Russia’s new “collective”… defence
[picapp src=”4/f/8/9/Medvedev_arrives_in_f98d.JPG?adImageId=6031793&imageId=6823882″ width=”234″ height=”169″ /] At the end of 2008 Russia restarted its collective Security Treaty Organization (CSTO) with Kazakhstan, Kyrgyzstan, Uzbekistan, Tajikistan, Belarus, and Armenia. That is hardly any news, but more interestingly, last week the first training of the reaction force of the organization took place. While resurgent Russia is obviously trying to counterbalance NATO in the region and get strategic access to the energy-rich authoritarian Central Asia, CSTO also shows grave internal divisions.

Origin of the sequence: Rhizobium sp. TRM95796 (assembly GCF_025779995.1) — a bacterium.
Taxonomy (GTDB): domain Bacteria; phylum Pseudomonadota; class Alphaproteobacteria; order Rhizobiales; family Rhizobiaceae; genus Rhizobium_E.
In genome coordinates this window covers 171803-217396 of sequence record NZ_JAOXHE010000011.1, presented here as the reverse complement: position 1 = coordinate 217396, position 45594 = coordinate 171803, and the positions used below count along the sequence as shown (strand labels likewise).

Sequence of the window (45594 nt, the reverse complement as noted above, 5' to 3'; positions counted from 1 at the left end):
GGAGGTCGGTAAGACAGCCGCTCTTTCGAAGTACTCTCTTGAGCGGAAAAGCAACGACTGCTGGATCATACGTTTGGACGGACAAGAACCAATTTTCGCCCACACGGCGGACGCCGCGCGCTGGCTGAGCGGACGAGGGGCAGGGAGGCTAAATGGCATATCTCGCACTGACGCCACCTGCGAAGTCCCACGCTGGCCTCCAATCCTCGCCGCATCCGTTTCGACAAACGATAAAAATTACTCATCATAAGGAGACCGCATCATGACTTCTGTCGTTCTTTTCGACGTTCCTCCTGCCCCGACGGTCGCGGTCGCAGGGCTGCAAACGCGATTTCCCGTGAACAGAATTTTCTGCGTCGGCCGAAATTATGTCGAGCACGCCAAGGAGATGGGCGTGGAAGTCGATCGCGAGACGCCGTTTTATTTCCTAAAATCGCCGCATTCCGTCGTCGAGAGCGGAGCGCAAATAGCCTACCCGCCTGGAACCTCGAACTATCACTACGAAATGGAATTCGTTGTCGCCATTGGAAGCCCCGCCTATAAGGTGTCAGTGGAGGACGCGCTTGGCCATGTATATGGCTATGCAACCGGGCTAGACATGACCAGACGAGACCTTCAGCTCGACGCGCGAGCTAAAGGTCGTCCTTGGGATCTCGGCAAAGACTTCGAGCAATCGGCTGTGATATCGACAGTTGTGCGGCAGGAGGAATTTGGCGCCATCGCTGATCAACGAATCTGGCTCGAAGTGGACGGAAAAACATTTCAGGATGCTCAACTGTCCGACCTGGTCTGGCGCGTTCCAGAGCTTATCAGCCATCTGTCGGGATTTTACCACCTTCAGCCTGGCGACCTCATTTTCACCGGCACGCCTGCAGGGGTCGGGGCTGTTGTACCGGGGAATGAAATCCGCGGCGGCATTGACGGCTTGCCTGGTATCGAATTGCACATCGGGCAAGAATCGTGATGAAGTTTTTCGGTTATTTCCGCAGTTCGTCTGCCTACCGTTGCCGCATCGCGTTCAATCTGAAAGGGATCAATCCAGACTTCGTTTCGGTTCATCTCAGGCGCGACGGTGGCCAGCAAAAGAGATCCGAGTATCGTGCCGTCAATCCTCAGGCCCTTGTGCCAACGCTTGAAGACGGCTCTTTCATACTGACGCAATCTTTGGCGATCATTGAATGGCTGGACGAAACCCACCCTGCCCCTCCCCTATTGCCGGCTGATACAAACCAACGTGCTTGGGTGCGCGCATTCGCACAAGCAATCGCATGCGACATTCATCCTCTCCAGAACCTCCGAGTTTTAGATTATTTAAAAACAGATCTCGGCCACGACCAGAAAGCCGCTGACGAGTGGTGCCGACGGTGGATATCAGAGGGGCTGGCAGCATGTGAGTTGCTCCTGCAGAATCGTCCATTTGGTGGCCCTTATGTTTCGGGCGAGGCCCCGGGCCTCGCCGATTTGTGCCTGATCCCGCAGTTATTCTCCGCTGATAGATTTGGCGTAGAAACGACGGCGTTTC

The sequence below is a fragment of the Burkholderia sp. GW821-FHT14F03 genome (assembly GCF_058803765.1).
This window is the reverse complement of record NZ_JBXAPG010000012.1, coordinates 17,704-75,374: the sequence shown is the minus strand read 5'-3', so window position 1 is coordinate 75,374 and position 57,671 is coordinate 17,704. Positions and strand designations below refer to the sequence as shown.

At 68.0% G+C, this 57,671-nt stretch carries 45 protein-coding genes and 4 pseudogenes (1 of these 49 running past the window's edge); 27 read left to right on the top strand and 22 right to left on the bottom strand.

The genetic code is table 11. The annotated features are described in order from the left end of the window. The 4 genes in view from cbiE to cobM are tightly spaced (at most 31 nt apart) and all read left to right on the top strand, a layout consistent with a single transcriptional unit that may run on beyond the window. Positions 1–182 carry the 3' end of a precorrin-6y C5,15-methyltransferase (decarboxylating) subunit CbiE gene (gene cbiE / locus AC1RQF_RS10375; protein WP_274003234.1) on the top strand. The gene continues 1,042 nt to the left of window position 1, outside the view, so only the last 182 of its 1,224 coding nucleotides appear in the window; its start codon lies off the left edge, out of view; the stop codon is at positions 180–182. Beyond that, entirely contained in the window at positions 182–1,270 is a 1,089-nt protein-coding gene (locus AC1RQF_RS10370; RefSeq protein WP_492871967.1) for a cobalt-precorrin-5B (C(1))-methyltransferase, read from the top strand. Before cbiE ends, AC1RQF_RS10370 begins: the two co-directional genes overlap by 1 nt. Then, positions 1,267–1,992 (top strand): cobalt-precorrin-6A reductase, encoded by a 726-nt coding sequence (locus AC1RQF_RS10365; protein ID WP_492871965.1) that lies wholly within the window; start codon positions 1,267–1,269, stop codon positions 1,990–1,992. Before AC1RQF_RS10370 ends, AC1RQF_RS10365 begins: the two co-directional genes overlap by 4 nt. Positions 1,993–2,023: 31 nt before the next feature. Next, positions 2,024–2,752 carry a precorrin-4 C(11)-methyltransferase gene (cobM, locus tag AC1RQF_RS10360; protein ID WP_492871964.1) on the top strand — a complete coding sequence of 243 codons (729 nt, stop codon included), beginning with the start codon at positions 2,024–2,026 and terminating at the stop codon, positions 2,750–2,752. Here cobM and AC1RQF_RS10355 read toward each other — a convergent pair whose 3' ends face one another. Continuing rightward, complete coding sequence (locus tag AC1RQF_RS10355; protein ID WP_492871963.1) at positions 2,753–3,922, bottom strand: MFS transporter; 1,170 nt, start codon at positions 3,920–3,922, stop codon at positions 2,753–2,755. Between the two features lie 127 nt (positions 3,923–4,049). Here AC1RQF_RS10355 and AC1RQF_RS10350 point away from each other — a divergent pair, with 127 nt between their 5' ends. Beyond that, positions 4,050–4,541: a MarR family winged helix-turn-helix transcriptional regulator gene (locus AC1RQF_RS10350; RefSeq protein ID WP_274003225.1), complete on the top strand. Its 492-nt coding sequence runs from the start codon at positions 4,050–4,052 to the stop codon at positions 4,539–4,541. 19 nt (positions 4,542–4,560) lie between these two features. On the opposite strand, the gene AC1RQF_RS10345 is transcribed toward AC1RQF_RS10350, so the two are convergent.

Belarus and Uzbekistan did not take part in establishing the Collective Operation Reaction Force (CORF), while Uzbekistan also refused to accept Russian military bases on its territory. Obviously, the Russians tried to punch above their weight and too hastily attempted to return to the times of the Warsaw Treaty.
Still, the military exercises on 16th October in Kazakhstan were impressive – more than 7000 troops and 90 aircraft participated. Perhaps impressing was the only point of gathering such amount of hard power for a day-excercise. After all, the training was related to interrupting drug-trafficing from Afghanistan, intercepting horseriders and saving hostages. Why would you need even 1000 soldiers for this? The answer is simple – Russia keeps on trying to frustrate the US and NATO with all available means. Those who go further than the CSTO ambitions though, soon will realize that Russia at this point is hardly able to create anything other than just another ‘collective’.